Young Lives partner, The Ethiopian Development Research Institute (EDRI) has established the Ethiopian Centre for Child Research (ECCR) in partnership with UNICEF Ethiopia and Addis Ababa University. The ECCR is inspired by the collaborative work of EDRI and Young Lives in Ethiopia as well as the multi-agency Child Research and Practice Forum (CRPF).
Equating Test Scores for Receptive Vocabulary Across Rounds and Cohorts in Ethiopia, India & Vietnam
In longitudinal studies such as Young Lives, getting comparable measures of children´s cognitive abilities over time is essential for identifying individual, household, and school-level factors that affect children´s development. Few longitudinal studies that follow birth/age cohorts include comparable cognitive measures across waves, and those studies that are available are mainly from developed countries. Young Lives provides a unique opportunity to explore the development of value added or growth curve modelling analysis aimed at identifying variables at different levels and across time and space, associated with children’s learning outcomes, in developing countries.
This Technical Note discusses the construction of cognitive scores that are comparable across rounds and age cohorts for Young Lives in Ethiopia, India (the states of Andhra Pradesh and Telangana) and Vietnam.
Young Lives gathers information from children and their families through individual and household questionnaires, including different cognitive and achievement tests. The Peabody Picture Vocabulary Test (PPVT) is the one test that is common across rounds and cohorts. Therefore, this test was selected to build cognitive measures comparable across Rounds 2, 3 and 4, and age cohorts (the Younger Cohort, born in 2001/02, and Older Cohort, born in 1994/95) employing Item Response Theory (IRT) to achieve standardised cognitive measures. Scores were estimated using a three-parameter model which considers the item’s difficulty, discrimination, and pseudo-guessing as parameters to estimate the individual’s ability. The second step was to perform a Differential Item Functioning analysis (DIF) by cohort and survey round in order to identify possible item bias and correct it. The last step consisted of equating the scores of common items (anchor items) as a means of obtaining comparable PPVT scores across rounds and cohorts without cohort and round biases.
The Design of the 2016-17 Young Lives School Survey in Ethiopia
Young Lives school surveys gather detailed information about children, their households, their teachers and their schools. School surveys seek to develop understanding of the contribution of educational experience in relation to the causes and consequences of childhood poverty.
The first Ethiopia school survey, conducted in 2009/10, tracked Young Lives’ ‘Younger Cohort’ children into schools and classrooms to understand their educational experiences, attainment and achievement levels (Young Lives 2012).
A second school survey, in 2012/13, was structured to collect data relating to all Young Lives children and their peers studying in Grades 4 and 5 in every school within Young Lives’ 20 sites (in Amhara, Oromia, SNNP, Tigray and Addis Ababa) and in an additional 10 sites in Afar and Somali. This research design extended the survey’s reach, in order to generate rich evidence about school and classroom effectiveness and the drivers of learning (Young Lives 2014).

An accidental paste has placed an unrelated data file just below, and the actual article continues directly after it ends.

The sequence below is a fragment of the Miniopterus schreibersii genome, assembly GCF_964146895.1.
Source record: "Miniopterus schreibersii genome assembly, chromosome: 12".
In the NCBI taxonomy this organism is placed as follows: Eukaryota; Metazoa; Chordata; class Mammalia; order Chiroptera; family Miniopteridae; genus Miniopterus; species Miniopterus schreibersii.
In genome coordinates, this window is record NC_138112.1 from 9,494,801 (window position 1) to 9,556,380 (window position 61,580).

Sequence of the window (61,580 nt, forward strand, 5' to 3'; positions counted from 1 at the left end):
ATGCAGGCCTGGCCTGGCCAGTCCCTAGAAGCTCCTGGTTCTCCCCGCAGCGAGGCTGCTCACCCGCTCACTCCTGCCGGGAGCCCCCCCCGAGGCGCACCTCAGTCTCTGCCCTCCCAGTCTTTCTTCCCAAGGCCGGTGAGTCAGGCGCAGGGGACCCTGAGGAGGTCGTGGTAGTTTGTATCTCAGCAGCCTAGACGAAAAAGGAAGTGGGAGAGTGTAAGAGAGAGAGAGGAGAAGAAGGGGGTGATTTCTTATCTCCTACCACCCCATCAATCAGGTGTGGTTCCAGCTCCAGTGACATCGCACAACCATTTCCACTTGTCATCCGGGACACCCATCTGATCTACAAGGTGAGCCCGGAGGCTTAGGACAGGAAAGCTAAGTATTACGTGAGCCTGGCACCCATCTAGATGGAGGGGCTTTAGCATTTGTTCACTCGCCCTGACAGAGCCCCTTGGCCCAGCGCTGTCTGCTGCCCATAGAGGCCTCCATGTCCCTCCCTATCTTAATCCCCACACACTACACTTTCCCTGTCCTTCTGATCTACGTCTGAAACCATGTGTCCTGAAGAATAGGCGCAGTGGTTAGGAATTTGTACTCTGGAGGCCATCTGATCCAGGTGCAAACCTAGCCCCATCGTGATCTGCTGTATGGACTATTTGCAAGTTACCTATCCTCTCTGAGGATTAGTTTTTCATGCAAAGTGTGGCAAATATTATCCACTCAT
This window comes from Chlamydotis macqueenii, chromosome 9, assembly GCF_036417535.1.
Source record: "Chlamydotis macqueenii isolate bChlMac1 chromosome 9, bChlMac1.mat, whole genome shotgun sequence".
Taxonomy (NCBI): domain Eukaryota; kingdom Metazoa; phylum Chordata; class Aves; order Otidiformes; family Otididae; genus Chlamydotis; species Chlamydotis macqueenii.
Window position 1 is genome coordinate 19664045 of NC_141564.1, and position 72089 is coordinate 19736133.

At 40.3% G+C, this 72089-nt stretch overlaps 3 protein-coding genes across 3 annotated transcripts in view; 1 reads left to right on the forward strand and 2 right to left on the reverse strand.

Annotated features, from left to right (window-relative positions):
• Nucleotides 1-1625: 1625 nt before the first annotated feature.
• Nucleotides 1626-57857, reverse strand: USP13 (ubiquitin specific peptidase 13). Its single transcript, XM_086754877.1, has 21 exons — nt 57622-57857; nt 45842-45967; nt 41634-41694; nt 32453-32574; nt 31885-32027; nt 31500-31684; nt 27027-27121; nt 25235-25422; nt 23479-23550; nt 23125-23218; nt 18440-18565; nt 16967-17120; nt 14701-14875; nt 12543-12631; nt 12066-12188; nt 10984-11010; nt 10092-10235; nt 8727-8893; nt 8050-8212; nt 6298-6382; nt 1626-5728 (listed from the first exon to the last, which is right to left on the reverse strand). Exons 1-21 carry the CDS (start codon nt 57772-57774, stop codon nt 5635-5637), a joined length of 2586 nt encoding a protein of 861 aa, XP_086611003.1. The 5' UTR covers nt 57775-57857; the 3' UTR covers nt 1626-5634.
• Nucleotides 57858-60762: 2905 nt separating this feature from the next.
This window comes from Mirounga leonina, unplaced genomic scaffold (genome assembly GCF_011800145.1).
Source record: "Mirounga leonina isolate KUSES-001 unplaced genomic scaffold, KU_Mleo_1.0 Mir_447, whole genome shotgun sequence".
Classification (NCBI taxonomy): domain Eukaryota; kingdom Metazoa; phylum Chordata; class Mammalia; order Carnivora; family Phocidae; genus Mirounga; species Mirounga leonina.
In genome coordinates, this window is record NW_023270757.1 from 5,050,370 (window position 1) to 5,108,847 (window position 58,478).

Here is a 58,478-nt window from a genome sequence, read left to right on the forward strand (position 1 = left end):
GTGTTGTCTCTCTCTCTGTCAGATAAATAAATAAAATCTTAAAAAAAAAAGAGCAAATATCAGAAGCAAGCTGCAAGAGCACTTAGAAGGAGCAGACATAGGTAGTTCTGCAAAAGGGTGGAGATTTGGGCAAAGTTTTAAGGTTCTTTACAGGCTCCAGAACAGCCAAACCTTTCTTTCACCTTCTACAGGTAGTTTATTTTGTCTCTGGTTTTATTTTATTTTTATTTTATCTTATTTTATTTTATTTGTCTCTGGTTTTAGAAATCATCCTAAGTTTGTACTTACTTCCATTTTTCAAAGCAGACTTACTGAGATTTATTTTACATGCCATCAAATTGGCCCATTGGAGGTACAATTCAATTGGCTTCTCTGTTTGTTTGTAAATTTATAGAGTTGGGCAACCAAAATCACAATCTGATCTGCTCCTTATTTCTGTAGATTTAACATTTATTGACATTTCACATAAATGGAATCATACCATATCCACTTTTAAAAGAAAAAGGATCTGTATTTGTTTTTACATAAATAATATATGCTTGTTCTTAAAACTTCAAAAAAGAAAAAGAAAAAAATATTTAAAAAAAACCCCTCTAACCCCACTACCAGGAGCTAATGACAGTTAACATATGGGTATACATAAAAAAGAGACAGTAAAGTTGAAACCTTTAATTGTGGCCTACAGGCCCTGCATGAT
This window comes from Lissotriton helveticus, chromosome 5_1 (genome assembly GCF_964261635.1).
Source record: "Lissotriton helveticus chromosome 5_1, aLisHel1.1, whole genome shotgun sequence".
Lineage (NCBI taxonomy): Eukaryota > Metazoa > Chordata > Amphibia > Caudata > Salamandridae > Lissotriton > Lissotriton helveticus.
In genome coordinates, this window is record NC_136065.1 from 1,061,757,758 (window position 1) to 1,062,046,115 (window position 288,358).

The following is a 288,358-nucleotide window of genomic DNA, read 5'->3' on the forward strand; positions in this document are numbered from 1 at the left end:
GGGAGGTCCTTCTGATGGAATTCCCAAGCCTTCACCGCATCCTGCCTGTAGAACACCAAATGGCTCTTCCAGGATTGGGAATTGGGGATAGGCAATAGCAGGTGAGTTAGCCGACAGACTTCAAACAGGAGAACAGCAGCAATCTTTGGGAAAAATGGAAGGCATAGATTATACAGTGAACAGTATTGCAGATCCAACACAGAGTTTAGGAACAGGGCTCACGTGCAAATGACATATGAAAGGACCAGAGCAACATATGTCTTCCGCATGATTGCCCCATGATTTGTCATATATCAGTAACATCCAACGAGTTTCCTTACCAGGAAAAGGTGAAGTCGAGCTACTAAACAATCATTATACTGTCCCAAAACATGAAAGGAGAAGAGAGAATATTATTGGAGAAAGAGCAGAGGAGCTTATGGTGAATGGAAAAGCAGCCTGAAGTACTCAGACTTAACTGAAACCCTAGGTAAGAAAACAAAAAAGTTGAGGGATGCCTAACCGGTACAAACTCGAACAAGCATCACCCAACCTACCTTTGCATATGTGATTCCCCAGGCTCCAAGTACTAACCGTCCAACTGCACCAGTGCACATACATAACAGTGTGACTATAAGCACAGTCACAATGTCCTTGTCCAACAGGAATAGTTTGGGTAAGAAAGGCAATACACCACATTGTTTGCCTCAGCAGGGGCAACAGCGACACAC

The third Ethiopia school survey, being delivered in 2016/17 and the focus of this design note, will follow the research design adopted in 2012/13. Young Lives will visit the same sites and, within these, the same schools and will maintain our interest in school effectiveness, the levels, changes and drivers of learning. The team will survey students in Grades 7 and 8: the final grades of primary schooling and a crucial juncture before students proceed to general secondary education.
Priority areas for upper primary and lower secondary education policy have been identified through consultation with the Government of Ethiopia’s Ministry of Education and with national and international education stakeholders. These guide our main research questions:
- At what level are students performing in core curricular and transferable domains (Mathematics and Functional English) and are levels indicative of preparedness for further education and training?
- How much progress are children making in one academic year and what are the drivers of learning trajectories over time, including how these relate to equity (e.g. are gaps growing or shrinking)?
- What is the role of key dimensions of education quality in shaping educational outcomes over time and, in particular, which teacher practices are associated with improved learning outcomes?
- What are the relationships between language of instruction (intended and applied), participation, learning levels and preparedness for further education and training in secondary grades?
This design note outlines the context and policy background, the research design, and the policy implications of the third Ethiopia school survey.
A panel dataset of constructed variables from Young Lives is now available to access from the UK Data Service. The dataset has been compiled to facilitate analysis of the household and child survey data across the four rounds of data collected to date. The files are combined sub-sets of selected variables from the Young Lives survey carried out in 2002 (Round 1), 2006 (Round 2), 2009 (Round 3), and 2013 (Round 4), when the Younger Cohort children were aged 1, 5, 8, and 12 years and the Older Cohort children were aged 8, 12, 15, and 19 years.
Young Lives Rounds 1 to 4 Constructed Files
This Technical Note accompanies the Constructed Files of Young Lives data which have been deposited with the UK Data Service to facilitate analysis of the household and child survey data across the four rounds of data collected to date. The constructed files are combined sub-sets of selected variables from Rounds 1 to 4 of the Young Lives survey, carried out in 2002 (Round 1), 2006 (Round 2), 2009 (Round 3), and 2013 (Round 4), when the Younger Cohort children were aged 1, 5, 8, and 12 years and the Older Cohort children were aged 8, 12, 15, and 19 years.
The files contain about 200 original and constructed variables, most of them comparable across the four rounds, presented in a panel format and classified in four broad groups: panel information, general characteristics, household characteristics, and child characteristics. This document is organised around the same groups.